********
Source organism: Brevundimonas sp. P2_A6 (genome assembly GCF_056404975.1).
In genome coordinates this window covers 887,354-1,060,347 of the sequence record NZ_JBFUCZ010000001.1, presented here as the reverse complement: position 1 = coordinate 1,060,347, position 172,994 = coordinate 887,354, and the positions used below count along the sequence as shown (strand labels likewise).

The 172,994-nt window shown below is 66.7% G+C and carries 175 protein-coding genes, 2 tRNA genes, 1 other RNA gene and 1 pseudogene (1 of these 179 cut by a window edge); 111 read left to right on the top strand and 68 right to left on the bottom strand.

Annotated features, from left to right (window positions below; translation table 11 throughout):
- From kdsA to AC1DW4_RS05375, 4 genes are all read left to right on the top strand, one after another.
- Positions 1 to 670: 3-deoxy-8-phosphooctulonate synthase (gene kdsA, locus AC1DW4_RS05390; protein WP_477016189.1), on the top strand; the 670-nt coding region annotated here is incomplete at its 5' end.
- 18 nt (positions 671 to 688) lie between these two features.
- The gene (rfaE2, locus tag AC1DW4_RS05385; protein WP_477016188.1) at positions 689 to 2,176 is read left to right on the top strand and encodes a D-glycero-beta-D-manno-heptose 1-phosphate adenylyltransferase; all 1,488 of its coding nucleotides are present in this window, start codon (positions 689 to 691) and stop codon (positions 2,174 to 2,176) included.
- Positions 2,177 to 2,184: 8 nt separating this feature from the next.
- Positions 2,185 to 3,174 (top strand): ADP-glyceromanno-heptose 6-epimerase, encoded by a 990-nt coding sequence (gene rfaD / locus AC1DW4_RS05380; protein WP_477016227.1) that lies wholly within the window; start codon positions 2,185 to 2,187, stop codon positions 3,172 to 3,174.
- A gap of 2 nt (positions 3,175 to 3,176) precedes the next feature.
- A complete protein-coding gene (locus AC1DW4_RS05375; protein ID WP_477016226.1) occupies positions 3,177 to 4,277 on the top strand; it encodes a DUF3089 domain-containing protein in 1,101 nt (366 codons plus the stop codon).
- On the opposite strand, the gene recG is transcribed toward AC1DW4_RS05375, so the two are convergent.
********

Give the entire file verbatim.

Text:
Source organism: Brevundimonas sp. P2_A6 (genome assembly GCF_056404975.1).
In genome coordinates this window covers 887,354-1,060,347 of the sequence record NZ_JBFUCZ010000001.1, presented here as the reverse complement: position 1 = coordinate 1,060,347, position 172,994 = coordinate 887,354, and the positions used below count along the sequence as shown (strand labels likewise).

The 172,994-nt window shown below is 66.7% G+C and carries 175 protein-coding genes, 2 tRNA genes, 1 other RNA gene and 1 pseudogene (1 of these 179 cut by a window edge); 111 read left to right on the top strand and 68 right to left on the bottom strand.

Annotated features, from left to right (window positions below; translation table 11 throughout):
- From kdsA to AC1DW4_RS05375, 4 genes are all read left to right on the top strand, one after another.
- Positions 1 to 670: 3-deoxy-8-phosphooctulonate synthase (gene kdsA, locus AC1DW4_RS05390; protein WP_477016189.1), on the top strand; the 670-nt coding region annotated here is incomplete at its 5' end.
- 18 nt (positions 671 to 688) lie between these two features.
- The gene (rfaE2, locus tag AC1DW4_RS05385; protein WP_477016188.1) at positions 689 to 2,176 is read left to right on the top strand and encodes a D-glycero-beta-D-manno-heptose 1-phosphate adenylyltransferase; all 1,488 of its coding nucleotides are present in this window, start codon (positions 689 to 691) and stop codon (positions 2,174 to 2,176) included.
- Positions 2,177 to 2,184: 8 nt separating this feature from the next.
- Positions 2,185 to 3,174 (top strand): ADP-glyceromanno-heptose 6-epimerase, encoded by a 990-nt coding sequence (gene rfaD / locus AC1DW4_RS05380; protein WP_477016227.1) that lies wholly within the window; start codon positions 2,185 to 2,187, stop codon positions 3,172 to 3,174.
- A gap of 2 nt (positions 3,175 to 3,176) precedes the next feature.
- A complete protein-coding gene (locus AC1DW4_RS05375; protein ID WP_477016226.1) occupies positions 3,177 to 4,277 on the top strand; it encodes a DUF3089 domain-containing protein in 1,101 nt (366 codons plus the stop codon).
- On the opposite strand, the gene recG is transcribed toward AC1DW4_RS05375, so the two are convergent.